Stroke of Insight

_wsb_177x266_PaperbackJill Bolte Taylor is a brain scientist at Harvard.   Taylor experienced a massive stroke at age 37 when a blood vessel exploded in her left side of her brain. As a brain scientist she was in a unique position to be able to understand the impact of such a stroke.

Rating of the book 9/10. This book has been the book that years ago got me passionate about what the human brain is, what it’s impact is not only human behavior but more importantly how we feel and experience the world.

The book focusses on the importance of the left brain (non-rational) in particular as Taylor “lived” in the non-rational brain for many years before getting back her full brain functions. Once released of the filter of the rational brain one comes to realize how critical emotions are to enrich and balance our lives.

Alone Together

Sherry Turkle is a professor of Social Studies of Science and Technology at MIT and has a PHD of Sociology and Personality Psychology at Harvard.

Overall I find that the book (Oct 2012) pictures well how new technology is impacting how we behave more often more intrusively than we would like to accept. I found the book provocative through it share listing of real life anecdotes yet not really able to synthesize the essence of the trends.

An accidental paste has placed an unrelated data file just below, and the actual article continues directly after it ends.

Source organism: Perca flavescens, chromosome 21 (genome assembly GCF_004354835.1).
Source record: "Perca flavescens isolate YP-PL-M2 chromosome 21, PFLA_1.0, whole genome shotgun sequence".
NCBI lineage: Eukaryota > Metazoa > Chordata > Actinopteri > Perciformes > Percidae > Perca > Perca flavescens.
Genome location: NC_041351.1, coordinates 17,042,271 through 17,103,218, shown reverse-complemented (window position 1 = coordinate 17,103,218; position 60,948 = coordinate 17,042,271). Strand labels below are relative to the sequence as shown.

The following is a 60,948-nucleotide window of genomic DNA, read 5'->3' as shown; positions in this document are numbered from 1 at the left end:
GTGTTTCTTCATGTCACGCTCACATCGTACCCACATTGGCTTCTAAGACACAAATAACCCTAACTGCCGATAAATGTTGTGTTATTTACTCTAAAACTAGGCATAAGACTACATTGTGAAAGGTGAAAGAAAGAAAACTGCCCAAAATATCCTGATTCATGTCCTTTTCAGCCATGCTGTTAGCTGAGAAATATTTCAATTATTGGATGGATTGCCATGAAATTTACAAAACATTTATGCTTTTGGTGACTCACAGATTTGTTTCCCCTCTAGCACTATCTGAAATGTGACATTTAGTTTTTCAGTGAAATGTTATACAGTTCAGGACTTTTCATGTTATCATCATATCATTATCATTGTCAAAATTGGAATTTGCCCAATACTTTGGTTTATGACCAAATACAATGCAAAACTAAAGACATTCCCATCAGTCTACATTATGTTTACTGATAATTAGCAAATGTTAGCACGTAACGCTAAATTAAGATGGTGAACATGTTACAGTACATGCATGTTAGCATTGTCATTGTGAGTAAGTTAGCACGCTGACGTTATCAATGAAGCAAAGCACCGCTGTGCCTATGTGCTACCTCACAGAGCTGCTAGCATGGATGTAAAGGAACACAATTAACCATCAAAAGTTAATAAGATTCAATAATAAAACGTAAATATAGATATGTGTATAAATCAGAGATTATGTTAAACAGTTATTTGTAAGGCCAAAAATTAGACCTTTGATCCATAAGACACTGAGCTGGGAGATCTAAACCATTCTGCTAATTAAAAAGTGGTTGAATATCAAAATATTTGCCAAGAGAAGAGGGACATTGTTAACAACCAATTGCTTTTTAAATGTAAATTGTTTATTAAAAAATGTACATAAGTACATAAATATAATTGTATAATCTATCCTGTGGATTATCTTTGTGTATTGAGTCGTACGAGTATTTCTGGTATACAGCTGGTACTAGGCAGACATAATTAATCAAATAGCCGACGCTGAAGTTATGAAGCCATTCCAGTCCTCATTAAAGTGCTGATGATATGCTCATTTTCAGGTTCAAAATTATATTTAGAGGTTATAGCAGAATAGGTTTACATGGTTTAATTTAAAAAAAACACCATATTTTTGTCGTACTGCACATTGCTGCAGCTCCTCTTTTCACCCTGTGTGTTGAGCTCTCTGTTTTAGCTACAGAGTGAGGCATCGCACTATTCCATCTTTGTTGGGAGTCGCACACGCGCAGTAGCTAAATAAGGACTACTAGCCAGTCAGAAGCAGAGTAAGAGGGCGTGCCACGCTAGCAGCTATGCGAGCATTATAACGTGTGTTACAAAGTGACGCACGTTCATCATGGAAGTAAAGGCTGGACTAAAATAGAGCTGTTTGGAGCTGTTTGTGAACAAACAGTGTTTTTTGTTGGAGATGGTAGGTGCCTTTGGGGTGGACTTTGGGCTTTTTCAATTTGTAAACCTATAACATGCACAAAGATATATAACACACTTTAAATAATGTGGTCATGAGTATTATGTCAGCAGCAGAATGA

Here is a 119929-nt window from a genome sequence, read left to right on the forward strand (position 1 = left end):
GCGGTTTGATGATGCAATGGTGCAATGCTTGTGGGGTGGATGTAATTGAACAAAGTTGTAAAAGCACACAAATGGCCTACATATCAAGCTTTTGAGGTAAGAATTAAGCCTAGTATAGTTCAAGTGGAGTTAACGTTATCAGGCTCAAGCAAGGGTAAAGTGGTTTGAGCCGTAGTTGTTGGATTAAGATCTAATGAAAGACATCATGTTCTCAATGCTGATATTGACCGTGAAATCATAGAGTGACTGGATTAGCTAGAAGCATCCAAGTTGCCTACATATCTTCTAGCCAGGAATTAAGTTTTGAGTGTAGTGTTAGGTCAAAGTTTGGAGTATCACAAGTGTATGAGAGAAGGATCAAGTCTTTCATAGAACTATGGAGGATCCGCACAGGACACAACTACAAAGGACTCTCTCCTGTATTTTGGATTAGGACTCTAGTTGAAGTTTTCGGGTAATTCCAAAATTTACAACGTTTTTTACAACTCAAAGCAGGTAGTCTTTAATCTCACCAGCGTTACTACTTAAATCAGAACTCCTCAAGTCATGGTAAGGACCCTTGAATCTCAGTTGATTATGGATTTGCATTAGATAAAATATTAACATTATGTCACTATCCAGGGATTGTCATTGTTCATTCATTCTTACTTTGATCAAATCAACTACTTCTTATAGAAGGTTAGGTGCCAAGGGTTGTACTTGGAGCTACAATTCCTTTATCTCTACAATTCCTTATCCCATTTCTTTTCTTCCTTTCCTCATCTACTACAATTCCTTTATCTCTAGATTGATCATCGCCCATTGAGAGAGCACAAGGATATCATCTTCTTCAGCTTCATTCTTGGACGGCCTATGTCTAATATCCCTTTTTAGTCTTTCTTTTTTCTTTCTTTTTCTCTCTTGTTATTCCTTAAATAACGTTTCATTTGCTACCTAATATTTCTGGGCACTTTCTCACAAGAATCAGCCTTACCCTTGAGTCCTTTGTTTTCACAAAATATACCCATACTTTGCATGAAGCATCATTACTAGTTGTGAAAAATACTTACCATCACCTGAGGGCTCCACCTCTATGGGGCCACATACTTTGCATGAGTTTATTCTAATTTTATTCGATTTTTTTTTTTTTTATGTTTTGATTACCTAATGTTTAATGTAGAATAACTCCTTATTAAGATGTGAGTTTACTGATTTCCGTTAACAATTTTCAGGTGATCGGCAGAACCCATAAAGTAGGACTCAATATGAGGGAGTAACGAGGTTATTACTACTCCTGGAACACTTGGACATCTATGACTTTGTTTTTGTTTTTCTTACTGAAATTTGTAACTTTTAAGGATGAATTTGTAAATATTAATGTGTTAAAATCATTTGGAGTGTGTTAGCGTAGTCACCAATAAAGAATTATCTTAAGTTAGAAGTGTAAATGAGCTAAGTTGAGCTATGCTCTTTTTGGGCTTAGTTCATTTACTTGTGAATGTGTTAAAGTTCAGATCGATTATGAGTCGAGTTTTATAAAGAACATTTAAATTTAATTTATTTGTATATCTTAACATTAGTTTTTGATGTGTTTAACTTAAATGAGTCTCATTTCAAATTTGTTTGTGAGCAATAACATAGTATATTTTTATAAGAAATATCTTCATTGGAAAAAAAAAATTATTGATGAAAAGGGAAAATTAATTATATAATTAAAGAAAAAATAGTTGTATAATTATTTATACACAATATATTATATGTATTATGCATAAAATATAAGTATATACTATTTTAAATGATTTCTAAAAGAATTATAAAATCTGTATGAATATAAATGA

The book focusses on two distinct parts. In the first part, Turkle zooms in on the amazing evolution of “social robots” that are becoming more and more sophisticated in their ability to create the illusion of companionship. Turkle followed a young generation surrounded by many forms of social robots perceived by them as  “live” objects often providing better interaction that “real life” objects. Today the largest commercial application of social robots is for toddler day care and…. elderly care. In the second part, Turkle researches the “cyborg” younger generation,  networked “always on”, “tethered to the wireless web” enabling their ability to do multi-tasking, our twenty-first -century alchemy. Cyborgs are always looking for “moments of more” but quite often they are left with “lives of less” Continue reading